How I Stay Informed as a Board Member

This is the second of my two-part discussion of foundational stuff…

I’m sure I’ll update this over time, but here is a short list of ways I stay informed (obviously, in addition to listening to the community, which I will discuss later on).

1. Research (online and good old fashion books)
2. Talking to other board members (in and outside of our District)
3. News Media

The first is pretty obvious.  I’ve mentioned some of the books I’ve been reading in the previous post.  I’m building a list of online resources and will post that when ready.  Suggestions are most welcome though.  I’m happy to add things to the list at the right, provided they are focused on public education (or my other interests).

For the second, in addition to some great conversations I get to have with our other members, I am also a member of the Joint Operating Committee (or “board”) of the Eastern Center for Arts and Technology, our local area Career and Technical Center in Willow Grove, where I get the chance to talk to members of other area boards.  Eastern is an incredible school made largely possible by the work of the current leadership, including my predecessor on the Board (who was then President of their JOC).  Eastern’s focus on strategic planning is nothing short of remarkable and it shows in their performance and that of their students.  (I’m sure I’ll have many more praises for Eastern over time.)  The chance to talk to the other members has already been educational and energizing, so I know this will be a valuable resource in the future.

In addition to their training courses and materials, PSBA offers board members a large set of online discussion boards to share news and ideas, as well.  Their boards are not too old and participation is building amongst the “online community”, but the opportunity for sharing good ideas is quite large and I look forward to being a part.

Finally, yes, there is the news media.  My professional experience has not given me a great love for this resource.  I have come to place news reports along a continuum of credibility ranging from direct, open, and non-hostile, non-political source reporting (this is rare, since nearly everyone is selling something) to pure investigative reporting where there are little more than a few events (not always facts) being “interpreted” by the reporter (this is fairly rare, too, amongst any source with some longevity).  I firmly believe in a free press and see items on both ends of the spectrum; nevertheless, I pretty much read everything I can find or have sent to me as a way to maintain a pulse of the zeitgeist.  Because I use news reports as part of my ongoing educational process, I will be sharing items I believe are relevant to others in understanding the complexities of the board position and I hope you will share, too.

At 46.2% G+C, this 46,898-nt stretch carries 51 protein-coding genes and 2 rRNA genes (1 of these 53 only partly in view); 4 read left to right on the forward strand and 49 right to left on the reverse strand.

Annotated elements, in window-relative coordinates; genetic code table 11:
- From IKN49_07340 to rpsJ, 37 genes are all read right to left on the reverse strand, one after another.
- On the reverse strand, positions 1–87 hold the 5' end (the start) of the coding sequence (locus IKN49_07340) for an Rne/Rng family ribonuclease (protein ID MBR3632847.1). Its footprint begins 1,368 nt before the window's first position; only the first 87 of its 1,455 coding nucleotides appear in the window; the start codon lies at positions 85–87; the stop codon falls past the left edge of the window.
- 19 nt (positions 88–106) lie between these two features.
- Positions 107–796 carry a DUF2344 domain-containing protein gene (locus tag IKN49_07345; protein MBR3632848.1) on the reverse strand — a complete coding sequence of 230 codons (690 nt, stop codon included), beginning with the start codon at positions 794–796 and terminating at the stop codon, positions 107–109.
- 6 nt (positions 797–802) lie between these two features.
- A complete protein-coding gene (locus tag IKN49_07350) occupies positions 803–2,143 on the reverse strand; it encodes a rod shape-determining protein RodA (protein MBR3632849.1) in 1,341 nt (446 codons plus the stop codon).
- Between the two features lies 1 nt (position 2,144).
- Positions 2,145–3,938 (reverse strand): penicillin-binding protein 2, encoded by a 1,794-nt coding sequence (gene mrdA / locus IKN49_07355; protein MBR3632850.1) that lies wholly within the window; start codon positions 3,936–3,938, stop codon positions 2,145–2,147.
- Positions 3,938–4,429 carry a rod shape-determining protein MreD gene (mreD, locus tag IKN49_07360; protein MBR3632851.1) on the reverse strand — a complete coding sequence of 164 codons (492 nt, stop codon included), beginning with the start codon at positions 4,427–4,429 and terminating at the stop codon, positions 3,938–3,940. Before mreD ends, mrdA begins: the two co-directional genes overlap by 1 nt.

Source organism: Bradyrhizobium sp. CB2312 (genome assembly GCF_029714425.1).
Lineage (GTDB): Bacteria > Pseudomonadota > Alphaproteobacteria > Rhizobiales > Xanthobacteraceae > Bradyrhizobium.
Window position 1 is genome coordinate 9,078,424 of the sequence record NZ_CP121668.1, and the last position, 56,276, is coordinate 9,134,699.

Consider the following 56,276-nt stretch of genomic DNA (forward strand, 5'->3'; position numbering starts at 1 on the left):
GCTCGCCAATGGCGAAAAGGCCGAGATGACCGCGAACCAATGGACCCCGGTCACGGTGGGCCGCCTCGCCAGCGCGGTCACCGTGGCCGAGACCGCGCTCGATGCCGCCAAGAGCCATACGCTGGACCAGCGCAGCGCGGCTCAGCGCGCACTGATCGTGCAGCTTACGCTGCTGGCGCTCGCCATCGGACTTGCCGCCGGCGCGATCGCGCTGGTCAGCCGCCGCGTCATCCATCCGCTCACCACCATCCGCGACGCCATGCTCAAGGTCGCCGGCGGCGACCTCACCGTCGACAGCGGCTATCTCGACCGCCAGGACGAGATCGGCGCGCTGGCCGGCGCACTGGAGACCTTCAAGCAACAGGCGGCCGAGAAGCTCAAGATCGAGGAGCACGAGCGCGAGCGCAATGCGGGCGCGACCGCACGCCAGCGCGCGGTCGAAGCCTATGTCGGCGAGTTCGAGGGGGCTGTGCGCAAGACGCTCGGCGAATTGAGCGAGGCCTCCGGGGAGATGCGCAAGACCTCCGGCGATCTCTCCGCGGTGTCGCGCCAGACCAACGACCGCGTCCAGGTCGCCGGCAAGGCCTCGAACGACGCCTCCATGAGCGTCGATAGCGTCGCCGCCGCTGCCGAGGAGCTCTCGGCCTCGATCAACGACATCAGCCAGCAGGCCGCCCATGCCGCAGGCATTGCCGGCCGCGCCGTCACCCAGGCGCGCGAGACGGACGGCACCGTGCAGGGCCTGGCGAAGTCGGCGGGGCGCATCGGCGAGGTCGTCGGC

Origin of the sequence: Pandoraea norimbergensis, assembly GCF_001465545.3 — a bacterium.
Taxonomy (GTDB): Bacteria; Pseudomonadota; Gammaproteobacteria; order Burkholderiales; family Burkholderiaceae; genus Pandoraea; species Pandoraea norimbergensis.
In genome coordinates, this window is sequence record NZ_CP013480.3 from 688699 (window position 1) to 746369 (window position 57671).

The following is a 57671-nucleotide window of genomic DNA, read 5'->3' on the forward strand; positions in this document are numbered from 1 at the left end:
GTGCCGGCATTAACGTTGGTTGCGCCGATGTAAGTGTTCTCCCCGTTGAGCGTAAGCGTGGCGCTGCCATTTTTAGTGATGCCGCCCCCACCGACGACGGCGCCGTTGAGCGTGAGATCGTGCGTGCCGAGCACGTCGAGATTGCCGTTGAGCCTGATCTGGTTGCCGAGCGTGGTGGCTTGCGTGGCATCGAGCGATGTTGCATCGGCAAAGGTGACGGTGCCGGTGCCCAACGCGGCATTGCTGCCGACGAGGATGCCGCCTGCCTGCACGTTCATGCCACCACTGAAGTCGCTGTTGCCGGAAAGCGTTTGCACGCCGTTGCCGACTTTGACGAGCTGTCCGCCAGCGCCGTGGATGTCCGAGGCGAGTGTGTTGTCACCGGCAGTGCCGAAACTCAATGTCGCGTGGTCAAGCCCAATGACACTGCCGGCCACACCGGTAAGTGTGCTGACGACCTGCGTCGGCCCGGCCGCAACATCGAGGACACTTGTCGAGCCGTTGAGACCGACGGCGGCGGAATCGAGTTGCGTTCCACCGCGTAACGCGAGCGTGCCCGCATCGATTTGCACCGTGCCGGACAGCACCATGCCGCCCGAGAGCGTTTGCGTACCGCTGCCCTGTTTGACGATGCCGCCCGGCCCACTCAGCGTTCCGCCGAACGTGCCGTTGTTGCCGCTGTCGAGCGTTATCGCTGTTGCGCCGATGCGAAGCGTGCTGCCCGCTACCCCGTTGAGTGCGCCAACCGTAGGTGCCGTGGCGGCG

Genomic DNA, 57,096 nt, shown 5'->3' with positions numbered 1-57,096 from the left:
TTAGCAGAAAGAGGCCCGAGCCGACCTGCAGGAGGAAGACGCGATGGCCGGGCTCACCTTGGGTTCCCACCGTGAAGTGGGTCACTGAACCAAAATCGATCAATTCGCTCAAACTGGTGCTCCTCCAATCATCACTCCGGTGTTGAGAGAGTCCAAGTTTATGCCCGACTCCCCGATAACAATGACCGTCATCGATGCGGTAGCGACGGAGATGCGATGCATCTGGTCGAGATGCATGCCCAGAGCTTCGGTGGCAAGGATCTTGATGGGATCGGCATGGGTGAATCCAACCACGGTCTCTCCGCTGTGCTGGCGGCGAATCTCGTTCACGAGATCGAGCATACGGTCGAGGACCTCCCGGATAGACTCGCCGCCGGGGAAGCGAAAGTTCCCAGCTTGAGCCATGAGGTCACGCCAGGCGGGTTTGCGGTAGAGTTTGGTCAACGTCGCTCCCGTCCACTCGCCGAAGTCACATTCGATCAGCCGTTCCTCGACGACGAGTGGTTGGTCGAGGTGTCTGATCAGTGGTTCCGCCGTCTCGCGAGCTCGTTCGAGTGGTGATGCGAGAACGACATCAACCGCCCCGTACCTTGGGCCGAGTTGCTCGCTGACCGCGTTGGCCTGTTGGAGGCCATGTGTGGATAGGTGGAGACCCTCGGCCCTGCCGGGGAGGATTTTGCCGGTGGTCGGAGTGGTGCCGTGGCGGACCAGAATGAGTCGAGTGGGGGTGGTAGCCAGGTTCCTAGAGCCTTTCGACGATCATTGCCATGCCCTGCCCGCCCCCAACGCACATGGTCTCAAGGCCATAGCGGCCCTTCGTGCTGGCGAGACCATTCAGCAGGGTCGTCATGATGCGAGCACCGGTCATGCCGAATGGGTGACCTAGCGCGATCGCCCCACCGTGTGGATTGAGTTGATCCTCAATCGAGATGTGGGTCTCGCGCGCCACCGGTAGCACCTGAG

For reference, I read all of the District’s public email and am pleased by the increasing efforts of our administration to make more information available to the community.  Anyone can sign up from the District homepageCheltenham Township has also created its own list, so get that one, too.  Our school libraries also do an incredible job communicating.  Since they have provided me with some incredible knowledge over the years, I want to make a special push for their website and communications.  Libraries aren’t just for books, they’re for learning!

PS: Yes, knowledge can be power and it often costs money, but information about education and leading good schools is surprisingly easy to find.  Because of the Sunshine Laws (and just good practice, for goodness sakes), there is nothing secret about meaningful deliberation on issues, so knowledge can be shared between districts and leaders quite easily.  Research on legislative measures, leadership issues at the various levels, and educational issues at all age and ability levels is quite easy to find in this digital age

If there is power, it is in having the experience needed to lead organizations and communities through tough situations with sound strategies and good communications.  The money, as I have seen it thus far, is in the implementation of research in ways that help our schools to be effective through the training and development of good teachers, the provisioning of our schools and learning facilities, and in the tools and practices of our administrations and boards.  The rest we can, and should, share.  After all, we are a nation built on education.  We must practice what we preach.

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